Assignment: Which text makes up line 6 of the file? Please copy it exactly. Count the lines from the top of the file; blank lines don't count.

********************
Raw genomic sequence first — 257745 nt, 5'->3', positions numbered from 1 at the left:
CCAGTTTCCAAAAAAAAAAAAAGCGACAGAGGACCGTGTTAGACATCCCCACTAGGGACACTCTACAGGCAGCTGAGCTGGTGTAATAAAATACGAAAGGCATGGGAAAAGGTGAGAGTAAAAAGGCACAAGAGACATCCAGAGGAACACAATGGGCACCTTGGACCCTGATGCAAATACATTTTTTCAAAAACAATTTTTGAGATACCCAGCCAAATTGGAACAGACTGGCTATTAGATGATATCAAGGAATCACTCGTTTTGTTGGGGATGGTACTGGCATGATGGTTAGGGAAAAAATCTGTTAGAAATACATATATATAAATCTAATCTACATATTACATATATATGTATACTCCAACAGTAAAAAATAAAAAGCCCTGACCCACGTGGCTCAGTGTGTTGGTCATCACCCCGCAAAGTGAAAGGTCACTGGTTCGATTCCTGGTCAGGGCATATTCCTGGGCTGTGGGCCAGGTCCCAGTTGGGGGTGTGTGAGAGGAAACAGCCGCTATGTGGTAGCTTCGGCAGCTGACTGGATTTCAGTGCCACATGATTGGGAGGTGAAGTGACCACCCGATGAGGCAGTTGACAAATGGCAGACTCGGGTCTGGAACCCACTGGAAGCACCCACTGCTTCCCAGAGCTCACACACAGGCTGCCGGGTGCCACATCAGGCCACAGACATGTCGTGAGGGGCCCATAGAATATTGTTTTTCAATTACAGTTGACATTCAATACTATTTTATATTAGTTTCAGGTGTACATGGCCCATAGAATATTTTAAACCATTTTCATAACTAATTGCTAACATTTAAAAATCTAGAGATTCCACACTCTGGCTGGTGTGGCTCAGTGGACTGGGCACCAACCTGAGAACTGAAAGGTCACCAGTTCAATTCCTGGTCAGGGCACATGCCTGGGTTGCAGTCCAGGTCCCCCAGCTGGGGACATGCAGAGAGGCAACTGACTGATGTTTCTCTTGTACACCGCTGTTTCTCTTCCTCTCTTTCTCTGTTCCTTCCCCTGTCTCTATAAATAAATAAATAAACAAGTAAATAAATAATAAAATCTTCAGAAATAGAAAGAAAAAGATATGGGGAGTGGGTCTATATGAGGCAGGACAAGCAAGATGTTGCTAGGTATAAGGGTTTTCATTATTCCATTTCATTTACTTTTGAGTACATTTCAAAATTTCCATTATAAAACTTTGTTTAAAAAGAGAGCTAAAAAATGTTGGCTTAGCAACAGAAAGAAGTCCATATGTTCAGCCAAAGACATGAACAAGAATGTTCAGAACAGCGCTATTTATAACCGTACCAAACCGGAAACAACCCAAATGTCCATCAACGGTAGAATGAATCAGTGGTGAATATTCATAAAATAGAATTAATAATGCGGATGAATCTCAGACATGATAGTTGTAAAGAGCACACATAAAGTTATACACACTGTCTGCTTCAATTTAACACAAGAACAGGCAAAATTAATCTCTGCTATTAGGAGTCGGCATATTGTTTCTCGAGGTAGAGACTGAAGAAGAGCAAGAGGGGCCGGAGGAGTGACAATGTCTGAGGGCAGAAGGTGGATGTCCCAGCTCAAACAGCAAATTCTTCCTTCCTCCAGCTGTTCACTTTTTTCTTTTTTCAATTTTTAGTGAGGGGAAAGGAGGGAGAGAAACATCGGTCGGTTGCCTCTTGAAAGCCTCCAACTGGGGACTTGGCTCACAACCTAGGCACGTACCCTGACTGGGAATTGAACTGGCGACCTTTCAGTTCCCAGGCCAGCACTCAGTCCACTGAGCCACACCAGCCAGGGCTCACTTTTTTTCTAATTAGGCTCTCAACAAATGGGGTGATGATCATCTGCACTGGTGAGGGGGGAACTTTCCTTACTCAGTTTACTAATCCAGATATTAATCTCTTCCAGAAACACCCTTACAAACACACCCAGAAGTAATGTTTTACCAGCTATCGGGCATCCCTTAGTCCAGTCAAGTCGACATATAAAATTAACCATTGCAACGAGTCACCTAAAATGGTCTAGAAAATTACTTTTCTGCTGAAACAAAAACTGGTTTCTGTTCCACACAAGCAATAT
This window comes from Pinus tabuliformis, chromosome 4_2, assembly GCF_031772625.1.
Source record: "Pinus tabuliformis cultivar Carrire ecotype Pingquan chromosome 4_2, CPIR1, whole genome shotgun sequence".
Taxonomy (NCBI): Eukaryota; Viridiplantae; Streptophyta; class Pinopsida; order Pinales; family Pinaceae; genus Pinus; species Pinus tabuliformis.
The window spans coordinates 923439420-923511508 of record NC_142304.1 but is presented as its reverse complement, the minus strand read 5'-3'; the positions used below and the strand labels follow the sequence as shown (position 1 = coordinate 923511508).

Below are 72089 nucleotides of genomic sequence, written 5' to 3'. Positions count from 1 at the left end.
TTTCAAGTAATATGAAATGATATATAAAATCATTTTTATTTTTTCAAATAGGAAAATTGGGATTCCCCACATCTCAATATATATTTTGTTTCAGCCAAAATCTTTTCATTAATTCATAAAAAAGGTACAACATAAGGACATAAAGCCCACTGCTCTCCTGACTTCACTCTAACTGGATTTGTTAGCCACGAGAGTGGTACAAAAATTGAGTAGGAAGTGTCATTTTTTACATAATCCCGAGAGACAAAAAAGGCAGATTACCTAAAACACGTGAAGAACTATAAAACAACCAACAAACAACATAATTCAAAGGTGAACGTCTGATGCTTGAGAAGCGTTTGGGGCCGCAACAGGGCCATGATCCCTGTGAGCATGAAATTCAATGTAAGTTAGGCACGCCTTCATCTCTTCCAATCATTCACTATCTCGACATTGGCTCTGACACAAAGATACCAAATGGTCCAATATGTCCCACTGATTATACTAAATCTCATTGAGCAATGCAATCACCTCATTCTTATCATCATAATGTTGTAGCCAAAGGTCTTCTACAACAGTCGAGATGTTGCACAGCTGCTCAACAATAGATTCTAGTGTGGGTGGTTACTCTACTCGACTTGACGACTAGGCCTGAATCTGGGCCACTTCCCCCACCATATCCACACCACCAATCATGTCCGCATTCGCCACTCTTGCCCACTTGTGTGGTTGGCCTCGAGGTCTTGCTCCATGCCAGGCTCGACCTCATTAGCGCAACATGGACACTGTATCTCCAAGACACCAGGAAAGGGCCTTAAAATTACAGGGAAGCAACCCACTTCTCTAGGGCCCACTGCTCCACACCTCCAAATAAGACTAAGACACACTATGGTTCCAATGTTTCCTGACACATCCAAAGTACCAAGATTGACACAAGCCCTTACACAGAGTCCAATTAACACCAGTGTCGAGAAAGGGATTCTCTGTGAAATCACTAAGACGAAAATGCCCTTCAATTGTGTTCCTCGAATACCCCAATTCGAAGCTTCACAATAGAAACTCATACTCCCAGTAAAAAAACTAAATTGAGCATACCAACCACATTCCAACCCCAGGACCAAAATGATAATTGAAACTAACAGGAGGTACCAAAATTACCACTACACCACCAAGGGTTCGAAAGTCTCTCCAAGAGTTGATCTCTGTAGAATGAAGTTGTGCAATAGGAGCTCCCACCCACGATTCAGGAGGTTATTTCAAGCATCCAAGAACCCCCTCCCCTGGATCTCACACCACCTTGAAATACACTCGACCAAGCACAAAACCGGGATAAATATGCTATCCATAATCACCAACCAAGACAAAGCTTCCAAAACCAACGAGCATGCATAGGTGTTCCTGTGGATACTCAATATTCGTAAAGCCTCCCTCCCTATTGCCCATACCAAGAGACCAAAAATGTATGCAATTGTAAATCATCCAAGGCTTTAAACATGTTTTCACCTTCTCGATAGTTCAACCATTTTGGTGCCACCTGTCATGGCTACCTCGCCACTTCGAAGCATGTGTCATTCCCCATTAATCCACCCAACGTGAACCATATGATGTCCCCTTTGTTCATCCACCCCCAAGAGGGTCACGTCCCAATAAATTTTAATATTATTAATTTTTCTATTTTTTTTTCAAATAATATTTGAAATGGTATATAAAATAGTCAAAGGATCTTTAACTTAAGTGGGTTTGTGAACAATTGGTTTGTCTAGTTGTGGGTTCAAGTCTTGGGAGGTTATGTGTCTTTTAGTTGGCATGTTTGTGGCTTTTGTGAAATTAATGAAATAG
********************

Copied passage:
The window spans coordinates 923439420-923511508 of record NC_142304.1 but is presented as its reverse complement, the minus strand read 5'-3'; the positions used below and the strand labels follow the sequence as shown (position 1 = coordinate 923511508).